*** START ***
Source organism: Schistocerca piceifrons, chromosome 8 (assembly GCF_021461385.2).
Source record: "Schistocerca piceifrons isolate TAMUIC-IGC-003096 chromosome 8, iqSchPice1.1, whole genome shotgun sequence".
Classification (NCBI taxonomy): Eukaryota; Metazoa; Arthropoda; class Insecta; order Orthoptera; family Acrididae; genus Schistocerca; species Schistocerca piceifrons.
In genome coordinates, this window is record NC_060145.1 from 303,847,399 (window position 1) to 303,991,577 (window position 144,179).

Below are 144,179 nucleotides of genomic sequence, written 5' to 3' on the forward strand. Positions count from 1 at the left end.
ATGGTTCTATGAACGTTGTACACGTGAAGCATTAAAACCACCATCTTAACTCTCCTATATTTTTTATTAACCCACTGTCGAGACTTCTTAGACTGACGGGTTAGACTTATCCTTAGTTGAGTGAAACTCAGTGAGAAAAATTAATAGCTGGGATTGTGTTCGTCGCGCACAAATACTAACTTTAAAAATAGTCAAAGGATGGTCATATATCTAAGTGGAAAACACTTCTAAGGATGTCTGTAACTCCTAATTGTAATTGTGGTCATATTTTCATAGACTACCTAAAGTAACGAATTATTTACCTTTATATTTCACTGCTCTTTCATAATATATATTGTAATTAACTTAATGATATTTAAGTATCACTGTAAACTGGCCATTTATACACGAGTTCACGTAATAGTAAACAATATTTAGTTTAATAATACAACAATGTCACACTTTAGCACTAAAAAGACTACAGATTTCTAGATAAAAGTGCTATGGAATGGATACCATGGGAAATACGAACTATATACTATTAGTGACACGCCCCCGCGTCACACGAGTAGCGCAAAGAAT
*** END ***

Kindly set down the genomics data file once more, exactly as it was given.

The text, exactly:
Source organism: Schistocerca piceifrons, chromosome 8 (assembly GCF_021461385.2).
Source record: "Schistocerca piceifrons isolate TAMUIC-IGC-003096 chromosome 8, iqSchPice1.1, whole genome shotgun sequence".
Classification (NCBI taxonomy): Eukaryota; Metazoa; Arthropoda; class Insecta; order Orthoptera; family Acrididae; genus Schistocerca; species Schistocerca piceifrons.
In genome coordinates, this window is record NC_060145.1 from 303,847,399 (window position 1) to 303,991,577 (window position 144,179).

Below are 144,179 nucleotides of genomic sequence, written 5' to 3' on the forward strand. Positions count from 1 at the left end.
ATGGTTCTATGAACGTTGTACACGTGAAGCATTAAAACCACCATCTTAACTCTCCTATATTTTTTATTAACCCACTGTCGAGACTTCTTAGACTGACGGGTTAGACTTATCCTTAGTTGAGTGAAACTCAGTGAGAAAAATTAATAGCTGGGATTGTGTTCGTCGCGCACAAATACTAACTTTAAAAATAGTCAAAGGATGGTCATATATCTAAGTGGAAAACACTTCTAAGGATGTCTGTAACTCCTAATTGTAATTGTGGTCATATTTTCATAGACTACCTAAAGTAACGAATTATTTACCTTTATATTTCACTGCTCTTTCATAATATATATTGTAATTAACTTAATGATATTTAAGTATCACTGTAAACTGGCCATTTATACACGAGTTCACGTAATAGTAAACAATATTTAGTTTAATAATACAACAATGTCACACTTTAGCACTAAAAAGACTACAGATTTCTAGATAAAAGTGCTATGGAATGGATACCATGGGAAATACGAACTATATACTATTAGTGACACGCCCCCGCGTCACACGAGTAGCGCAAAGAAT